Hafez left behind a well-rooted 'deep state' regime that was willing to see the country burn to the ground before relinquishing power

His rhetorical skills and charisma were used to build strong legitimacy around his personality. By ending the rifts inside the Baath party - through exiling and detaining opposition - Hafez was set to consolidate power and institutionalise a militarised vision of the Baath.

Assad differed from his predecessor at the outset, visiting local villages and hearing citizens' complaints. He presented himself as a revolutionary, a game changer.

One of his first acts as ruler was to visit Sultan Pasha al-Atrash, father of the Aflaqite Baathist Mansur al-Atrash, to honour his efforts during the Great Arab Revolution.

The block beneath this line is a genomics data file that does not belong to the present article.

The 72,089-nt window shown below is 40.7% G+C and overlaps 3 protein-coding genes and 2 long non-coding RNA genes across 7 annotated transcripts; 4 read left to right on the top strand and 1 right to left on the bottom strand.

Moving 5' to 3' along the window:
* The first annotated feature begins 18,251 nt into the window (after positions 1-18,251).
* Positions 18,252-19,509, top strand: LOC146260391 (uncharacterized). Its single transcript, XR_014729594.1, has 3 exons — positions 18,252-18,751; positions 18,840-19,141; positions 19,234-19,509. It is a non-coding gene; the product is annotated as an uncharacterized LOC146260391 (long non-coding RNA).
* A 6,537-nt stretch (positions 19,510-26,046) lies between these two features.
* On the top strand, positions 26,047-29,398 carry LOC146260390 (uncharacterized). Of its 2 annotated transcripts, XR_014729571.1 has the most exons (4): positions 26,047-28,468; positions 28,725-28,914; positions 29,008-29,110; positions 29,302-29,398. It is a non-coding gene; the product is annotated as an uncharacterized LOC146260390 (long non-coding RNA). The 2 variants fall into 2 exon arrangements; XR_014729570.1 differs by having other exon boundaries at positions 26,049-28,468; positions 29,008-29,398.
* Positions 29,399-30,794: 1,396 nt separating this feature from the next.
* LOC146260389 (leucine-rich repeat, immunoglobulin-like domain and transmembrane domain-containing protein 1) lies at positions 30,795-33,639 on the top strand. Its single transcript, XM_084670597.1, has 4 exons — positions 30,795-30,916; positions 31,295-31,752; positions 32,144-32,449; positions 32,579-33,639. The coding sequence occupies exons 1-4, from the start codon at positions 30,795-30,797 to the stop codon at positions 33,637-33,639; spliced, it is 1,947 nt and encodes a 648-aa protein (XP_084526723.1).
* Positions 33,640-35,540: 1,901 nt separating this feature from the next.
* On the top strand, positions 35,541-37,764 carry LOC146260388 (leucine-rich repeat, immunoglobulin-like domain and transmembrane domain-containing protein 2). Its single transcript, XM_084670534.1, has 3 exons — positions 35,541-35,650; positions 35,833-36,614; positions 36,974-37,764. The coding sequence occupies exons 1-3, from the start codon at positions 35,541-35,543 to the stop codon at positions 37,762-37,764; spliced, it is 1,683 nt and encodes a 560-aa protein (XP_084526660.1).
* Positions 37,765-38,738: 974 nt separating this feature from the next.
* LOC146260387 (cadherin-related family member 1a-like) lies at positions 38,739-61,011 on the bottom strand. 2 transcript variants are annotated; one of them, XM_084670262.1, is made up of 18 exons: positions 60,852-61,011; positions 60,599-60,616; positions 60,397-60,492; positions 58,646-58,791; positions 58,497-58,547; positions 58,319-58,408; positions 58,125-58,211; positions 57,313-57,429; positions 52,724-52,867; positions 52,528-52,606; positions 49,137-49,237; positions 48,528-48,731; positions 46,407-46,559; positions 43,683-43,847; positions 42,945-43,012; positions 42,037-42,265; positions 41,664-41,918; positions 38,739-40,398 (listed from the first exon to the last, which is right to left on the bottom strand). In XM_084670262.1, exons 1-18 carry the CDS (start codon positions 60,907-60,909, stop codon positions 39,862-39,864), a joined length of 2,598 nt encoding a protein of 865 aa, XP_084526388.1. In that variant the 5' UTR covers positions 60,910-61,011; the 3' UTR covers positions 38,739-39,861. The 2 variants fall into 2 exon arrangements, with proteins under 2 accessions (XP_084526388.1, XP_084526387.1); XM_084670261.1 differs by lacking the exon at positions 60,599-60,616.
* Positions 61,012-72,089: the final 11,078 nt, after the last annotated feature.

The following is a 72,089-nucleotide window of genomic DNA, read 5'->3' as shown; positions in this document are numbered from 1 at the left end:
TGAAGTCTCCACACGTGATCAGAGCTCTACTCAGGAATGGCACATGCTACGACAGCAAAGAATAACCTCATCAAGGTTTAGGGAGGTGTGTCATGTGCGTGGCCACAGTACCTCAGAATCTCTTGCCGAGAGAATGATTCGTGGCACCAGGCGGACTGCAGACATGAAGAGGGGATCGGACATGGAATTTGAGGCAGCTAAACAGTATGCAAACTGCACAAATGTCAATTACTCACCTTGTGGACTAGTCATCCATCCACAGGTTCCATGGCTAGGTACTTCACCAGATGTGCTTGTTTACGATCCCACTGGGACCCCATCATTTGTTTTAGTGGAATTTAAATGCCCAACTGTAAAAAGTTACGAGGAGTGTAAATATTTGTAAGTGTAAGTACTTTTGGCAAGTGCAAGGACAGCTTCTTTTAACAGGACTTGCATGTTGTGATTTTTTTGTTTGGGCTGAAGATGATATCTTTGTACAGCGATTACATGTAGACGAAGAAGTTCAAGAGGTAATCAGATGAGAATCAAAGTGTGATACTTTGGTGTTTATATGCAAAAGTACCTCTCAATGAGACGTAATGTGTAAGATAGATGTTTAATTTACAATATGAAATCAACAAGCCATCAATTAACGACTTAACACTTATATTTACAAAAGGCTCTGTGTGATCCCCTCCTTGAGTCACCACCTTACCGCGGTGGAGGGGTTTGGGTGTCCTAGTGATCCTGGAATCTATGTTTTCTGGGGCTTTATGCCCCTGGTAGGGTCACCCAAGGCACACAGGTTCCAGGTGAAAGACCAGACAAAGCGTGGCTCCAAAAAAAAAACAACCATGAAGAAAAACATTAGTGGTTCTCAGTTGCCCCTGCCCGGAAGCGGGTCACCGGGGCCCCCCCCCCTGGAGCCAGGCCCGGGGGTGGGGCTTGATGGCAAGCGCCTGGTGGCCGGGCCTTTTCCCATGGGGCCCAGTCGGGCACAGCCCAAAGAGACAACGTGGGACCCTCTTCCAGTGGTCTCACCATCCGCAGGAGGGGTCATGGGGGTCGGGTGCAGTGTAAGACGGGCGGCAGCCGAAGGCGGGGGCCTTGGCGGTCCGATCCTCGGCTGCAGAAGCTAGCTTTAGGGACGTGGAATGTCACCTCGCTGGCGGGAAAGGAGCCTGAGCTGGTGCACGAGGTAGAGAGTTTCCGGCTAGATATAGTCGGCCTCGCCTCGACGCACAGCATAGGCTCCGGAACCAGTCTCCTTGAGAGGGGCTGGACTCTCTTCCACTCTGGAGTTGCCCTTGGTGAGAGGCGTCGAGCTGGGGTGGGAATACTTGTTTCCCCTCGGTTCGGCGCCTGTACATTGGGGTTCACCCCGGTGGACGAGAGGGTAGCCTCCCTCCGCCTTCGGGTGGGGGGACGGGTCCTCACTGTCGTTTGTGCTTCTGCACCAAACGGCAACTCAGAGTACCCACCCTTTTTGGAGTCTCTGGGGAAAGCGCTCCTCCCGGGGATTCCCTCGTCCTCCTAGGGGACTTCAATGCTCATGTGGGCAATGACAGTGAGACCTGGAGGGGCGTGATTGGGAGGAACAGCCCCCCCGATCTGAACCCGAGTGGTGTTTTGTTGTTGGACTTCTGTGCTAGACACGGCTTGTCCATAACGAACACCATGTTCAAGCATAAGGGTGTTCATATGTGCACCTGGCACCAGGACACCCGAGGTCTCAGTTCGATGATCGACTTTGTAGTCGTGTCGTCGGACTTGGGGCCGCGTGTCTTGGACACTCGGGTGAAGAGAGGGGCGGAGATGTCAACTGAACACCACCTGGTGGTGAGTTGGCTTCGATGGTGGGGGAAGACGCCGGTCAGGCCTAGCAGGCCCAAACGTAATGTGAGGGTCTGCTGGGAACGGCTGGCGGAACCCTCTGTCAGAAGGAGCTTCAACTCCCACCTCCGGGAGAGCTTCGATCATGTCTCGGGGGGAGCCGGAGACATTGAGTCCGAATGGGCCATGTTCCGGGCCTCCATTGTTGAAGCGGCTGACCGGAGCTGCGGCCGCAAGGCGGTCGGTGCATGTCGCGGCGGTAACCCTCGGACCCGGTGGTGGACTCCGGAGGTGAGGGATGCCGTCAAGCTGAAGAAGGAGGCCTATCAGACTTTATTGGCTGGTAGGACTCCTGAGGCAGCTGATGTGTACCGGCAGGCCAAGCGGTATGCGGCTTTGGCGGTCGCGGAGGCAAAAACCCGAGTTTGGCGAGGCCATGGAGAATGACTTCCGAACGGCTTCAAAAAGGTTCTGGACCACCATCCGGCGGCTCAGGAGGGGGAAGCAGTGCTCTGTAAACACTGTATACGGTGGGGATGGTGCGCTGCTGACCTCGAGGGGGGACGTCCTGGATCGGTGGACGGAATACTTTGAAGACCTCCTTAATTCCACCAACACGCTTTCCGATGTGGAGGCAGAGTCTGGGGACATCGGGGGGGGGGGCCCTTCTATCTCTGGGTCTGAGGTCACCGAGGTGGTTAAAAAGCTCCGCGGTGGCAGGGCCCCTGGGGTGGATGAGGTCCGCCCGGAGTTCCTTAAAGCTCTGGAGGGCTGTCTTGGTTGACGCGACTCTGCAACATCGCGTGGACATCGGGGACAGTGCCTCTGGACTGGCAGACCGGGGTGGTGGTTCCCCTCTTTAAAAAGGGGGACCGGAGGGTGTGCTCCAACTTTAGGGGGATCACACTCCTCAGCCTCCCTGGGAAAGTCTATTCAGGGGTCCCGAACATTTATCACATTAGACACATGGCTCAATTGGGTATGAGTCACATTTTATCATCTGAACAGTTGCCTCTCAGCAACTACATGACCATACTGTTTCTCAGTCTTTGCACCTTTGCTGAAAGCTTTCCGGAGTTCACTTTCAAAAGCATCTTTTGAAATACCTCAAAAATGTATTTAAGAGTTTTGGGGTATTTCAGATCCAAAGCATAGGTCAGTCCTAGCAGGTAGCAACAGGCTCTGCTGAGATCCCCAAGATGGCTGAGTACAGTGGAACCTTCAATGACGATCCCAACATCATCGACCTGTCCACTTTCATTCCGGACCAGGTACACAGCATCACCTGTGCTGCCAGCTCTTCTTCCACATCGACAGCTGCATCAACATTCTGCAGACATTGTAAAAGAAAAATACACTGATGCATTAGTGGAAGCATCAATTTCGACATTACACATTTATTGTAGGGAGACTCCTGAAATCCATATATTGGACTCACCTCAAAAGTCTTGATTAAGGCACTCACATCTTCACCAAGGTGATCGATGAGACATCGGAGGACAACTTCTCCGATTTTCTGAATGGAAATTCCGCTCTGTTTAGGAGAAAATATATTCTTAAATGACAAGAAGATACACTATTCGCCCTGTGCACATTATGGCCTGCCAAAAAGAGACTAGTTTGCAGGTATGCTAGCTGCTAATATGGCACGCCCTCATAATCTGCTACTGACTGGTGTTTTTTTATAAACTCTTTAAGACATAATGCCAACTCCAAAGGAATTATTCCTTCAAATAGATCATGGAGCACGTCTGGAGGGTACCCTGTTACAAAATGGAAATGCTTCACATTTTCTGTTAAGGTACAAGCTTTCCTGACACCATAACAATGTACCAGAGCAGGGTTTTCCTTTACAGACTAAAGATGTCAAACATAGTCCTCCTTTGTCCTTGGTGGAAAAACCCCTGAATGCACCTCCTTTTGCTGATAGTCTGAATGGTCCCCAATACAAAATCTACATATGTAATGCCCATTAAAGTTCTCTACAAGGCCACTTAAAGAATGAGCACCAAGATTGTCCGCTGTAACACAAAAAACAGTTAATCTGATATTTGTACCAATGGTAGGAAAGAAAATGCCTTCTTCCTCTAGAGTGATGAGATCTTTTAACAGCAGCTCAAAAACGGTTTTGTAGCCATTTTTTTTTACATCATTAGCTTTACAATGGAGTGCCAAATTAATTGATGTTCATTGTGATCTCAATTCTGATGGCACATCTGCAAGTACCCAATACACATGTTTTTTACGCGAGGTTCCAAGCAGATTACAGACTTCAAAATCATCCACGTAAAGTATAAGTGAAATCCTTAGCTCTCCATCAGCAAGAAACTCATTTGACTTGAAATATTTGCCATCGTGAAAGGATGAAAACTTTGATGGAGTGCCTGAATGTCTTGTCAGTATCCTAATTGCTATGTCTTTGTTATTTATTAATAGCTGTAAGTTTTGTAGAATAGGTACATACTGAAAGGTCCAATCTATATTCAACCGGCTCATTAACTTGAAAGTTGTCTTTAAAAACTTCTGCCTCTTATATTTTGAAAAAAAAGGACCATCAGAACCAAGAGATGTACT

He made overtures to the Writers' Union, rehabilitating those who had been forced underground, imprisoned or sent into exile by his predecessors. Addressing the writers, he said: "I am determined that you shall no longer feel strangers in your own country." It wasn't long before Hafez falsified his own claims.

He went on to establish a Soviet-like regime where state bureacracy became completely dependent on the hierarchy of the party.

Behind the veil of the secular Baath

Hafez surrounded himself mainly with Alawites and family members. His younger brother, Rifaat, controlled the most important military companies. His son-in-law, Adnan Makhlouf, was his second-in-command as Commander of the Presidential Guard.

However, Assad understood the importance of retaining some sort of authority position for Sunni figures. Sunni figures were only trusted after proving to be "as loyal to the homeland as they are to their mothers", as he once said, according to former Syrian General Fouad Kallas.